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3 Big Things Today, November 4, 2021

Wheat Futures Rise Overnight; Ethanol Production Hits Fresh All-Time High.

1. Wheat Futures Rise in Overnight Trading

Wheat futures were higher in overnight trading on concerns about availability of the grain and cold weather in U.S. growing areas.

Russia increased its export tax on wheat this week as part of its so-called floating-rate levy system that allows the government to raise or lower duties on shipments to ensure domestic supply.

Ukraine also will limit wheat exports this year, S&P Global said in a note to clients. The country will cap shipments of the grain at 25.3 million metric tons, the firm said.

The U.S. Department of Agriculture said in a monthly report that it sees Russian exports at 35 million metric tons, down from 38.5 million tons a year earlier.

Shipments from the Ukraine were pegged by the USDA at 23.5 million metric tons.  

Cold weather in the U.S. Southern Plains and eastern Midwest also may be giving prices a boost.

Temperatures were expected to fall into the mid- to upper-20s (°F.) overnight in parts of Kansas, Oklahoma, and Texas, and in counties in Arkansas and Missouri, according to the National Weather Service.

About 87% of the winter-wheat crop was planted as of Sunday, up from 80% a week earlier and just ahead of the prior five-year average of 86%, the USDA said. Some 67% of the crop had emerged from the ground.

Down from 46% a week earlier, 45% was rated good or excellent at the start of the week.

Prices in Chicago earlier this week hit the highest in almost nine years.

Soybeans were down slightly in overnight trading as the U.S. harvest rolls on. Growers have collected 79% of their soybeans, up from 73% the previous week and the normal 81%, the USDA said.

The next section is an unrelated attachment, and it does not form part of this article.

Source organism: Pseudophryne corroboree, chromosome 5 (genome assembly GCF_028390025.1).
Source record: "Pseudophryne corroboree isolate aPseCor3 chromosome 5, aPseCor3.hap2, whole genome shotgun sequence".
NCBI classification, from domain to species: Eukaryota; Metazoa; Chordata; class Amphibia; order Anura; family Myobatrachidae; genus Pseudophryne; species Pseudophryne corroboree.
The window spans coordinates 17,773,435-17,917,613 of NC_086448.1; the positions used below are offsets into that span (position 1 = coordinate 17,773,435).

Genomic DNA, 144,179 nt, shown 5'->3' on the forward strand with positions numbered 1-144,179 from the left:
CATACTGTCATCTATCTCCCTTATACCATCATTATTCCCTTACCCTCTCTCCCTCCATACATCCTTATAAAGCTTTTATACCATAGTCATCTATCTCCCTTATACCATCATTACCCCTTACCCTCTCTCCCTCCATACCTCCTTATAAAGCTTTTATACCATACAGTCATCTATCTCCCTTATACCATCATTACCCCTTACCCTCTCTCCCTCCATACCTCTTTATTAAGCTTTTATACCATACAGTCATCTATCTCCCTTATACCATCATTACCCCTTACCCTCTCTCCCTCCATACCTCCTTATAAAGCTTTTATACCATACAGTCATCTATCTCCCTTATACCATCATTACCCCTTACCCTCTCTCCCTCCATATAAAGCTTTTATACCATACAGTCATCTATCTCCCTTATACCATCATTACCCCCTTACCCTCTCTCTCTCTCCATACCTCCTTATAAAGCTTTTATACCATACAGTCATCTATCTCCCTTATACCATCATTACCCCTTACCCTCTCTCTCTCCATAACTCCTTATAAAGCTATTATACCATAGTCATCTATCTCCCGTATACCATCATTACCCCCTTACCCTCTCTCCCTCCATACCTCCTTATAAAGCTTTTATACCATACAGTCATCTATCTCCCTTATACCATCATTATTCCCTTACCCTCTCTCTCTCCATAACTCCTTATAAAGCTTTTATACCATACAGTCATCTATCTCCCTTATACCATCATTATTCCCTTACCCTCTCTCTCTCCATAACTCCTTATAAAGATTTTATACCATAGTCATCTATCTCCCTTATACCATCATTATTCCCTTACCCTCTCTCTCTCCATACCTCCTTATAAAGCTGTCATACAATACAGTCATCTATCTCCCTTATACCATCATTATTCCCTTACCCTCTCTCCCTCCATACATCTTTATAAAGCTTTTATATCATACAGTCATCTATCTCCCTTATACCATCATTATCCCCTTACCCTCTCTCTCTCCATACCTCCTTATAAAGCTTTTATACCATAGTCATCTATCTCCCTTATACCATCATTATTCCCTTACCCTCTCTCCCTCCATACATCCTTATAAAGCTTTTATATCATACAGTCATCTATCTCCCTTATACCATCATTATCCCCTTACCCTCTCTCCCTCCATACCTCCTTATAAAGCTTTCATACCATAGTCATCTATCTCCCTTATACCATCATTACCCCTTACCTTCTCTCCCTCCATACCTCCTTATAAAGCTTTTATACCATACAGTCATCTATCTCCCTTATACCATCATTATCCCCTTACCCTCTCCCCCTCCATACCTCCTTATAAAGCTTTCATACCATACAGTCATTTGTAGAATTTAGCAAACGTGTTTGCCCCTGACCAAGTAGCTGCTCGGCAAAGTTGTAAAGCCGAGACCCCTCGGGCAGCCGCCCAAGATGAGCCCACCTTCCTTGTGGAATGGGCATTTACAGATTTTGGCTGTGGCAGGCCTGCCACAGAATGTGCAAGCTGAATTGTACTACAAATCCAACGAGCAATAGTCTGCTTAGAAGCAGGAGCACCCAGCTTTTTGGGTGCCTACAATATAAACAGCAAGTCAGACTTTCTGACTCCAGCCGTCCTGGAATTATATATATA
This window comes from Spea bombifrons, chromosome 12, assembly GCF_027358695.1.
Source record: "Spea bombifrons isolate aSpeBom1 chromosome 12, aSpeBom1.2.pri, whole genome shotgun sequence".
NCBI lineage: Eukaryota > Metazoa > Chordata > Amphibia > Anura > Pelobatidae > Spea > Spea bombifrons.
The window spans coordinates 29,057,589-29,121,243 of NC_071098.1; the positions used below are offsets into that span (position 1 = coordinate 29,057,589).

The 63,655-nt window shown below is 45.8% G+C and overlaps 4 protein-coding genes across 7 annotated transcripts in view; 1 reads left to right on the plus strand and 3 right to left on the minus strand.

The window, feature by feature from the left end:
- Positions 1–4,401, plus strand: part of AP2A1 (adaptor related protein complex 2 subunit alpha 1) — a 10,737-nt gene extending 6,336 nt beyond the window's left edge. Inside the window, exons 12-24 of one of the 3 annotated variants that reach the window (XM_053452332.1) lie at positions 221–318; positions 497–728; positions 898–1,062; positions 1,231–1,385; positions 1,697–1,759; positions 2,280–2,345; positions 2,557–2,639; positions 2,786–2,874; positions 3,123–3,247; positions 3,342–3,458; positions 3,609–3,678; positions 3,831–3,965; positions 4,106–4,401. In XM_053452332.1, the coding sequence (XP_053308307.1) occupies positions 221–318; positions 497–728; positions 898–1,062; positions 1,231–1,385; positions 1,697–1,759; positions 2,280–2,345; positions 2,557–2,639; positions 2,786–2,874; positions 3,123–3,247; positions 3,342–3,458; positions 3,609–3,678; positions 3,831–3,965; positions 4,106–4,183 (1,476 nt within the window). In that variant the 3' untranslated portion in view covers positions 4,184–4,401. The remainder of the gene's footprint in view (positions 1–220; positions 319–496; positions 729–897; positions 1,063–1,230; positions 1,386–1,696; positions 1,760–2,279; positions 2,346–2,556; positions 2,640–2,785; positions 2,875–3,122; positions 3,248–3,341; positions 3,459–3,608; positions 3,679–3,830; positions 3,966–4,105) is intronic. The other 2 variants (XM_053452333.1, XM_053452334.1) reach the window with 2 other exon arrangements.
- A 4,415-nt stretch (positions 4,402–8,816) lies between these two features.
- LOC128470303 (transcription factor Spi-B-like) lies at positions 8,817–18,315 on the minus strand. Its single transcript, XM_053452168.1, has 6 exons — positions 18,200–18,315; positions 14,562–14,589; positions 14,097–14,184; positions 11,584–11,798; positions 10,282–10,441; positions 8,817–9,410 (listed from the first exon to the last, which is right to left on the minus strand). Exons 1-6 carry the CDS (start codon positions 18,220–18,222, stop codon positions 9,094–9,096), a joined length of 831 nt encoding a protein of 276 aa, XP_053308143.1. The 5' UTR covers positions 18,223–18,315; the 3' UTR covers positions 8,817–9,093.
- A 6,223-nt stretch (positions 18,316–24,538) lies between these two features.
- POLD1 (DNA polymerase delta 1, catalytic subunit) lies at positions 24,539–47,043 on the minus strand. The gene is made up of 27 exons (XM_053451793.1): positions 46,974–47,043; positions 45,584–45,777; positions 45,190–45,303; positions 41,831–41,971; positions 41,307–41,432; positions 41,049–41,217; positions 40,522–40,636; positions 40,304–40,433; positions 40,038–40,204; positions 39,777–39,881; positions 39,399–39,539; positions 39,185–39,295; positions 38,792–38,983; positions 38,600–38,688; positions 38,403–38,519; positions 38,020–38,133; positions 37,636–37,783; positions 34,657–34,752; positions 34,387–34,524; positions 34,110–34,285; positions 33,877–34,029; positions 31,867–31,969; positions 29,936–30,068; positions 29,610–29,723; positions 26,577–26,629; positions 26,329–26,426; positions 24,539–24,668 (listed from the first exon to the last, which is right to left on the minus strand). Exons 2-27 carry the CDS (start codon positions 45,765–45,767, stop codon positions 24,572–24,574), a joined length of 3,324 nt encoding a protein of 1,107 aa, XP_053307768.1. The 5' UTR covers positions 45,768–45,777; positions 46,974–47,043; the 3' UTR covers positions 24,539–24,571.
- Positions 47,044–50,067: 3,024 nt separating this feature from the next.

About 74% of U.S. corn was harvested at the start of the week, up from 66% a week earlier and the average of 66% for this time of the year, the agency said.  

Wheat futures for December delivery gained 4¼¢ to $7.85¼ a bushel overnight on the Chicago Board of Trade, while Kansas City futures rose 2¾¢ to $7.93½ a bushel.

Soybean futures for November delivery fell 4¢ to $12.40¼ a bushel. Soymeal declined $1.40 to $339.40 a short ton, while soy oil lost 0.31¢ to 60.72¢ a pound.

Corn futures for December delivery were up 1½¢ at $5.65½ a bushel.

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2. Ethanol Production Rises to Fresh Record High

Ethanol output last week rose slightly to a fresh record high and inventories surged, according to the Energy Information Administration.

Production of the biofuel increased to an average of 1.107 million barrels day in the week that ended on Oct. 29, the EIA said in a report.

That’s up from 1.106 million barrels, on average, the previous week and the highest on record.

In the Midwest, by far the largest producing region, output was unchanged at 1.051 million barrels a day, tied with last week for the highest ever for the area, the agency said.

East Coast production rose to an average of 13,000 barrels a day, up from 12,000 barrels a week earlier. That’s also the highest since the seven days that ended on Sept. 24.

Gulf Coast production was up to 24,000 barrels a day from 23,000 barrels the previous week, the EIA said.

Rocky Mountain production was unchanged at 10,000 barrels a day, and West Coast output remained at 9,000 barrels a day, on average, for the third straight week.

Ethanol inventories, meanwhile, rose to 20.129 million barrels a day in the week through Oct. 29.

That’s up from 19.925 million barrels a week earlier and the highest since the seven days that ended on Sept. 24, the EIA said in its report.


3. Hard-Freeze Warning in Effect in Parts of Southern Plains

A hard-freeze warning has been issued for parts of the Southern Plains where hard-red winter wheat has emerged from the ground and started growing.

Temperatures in southwestern Kansas and the Oklahoma and Texas panhandles fell as low as 26°F. overnight, the National Weather Service said in a report early this morning.

The freeze warning for the area is in effect until 10 a.m. local time, the NWS said.

Cold weather isn’t isolated to the southern Plains, though, as freeze warnings abound from eastern Oklahoma all the way to the eastern seaboard.

In southern Missouri and Illinois, temperatures were forecast to drop as low as 25°F. overnight, the agency said.

Counties in southern Indiana saw temperatures drop into the mid-20s overnight, the NWS said.

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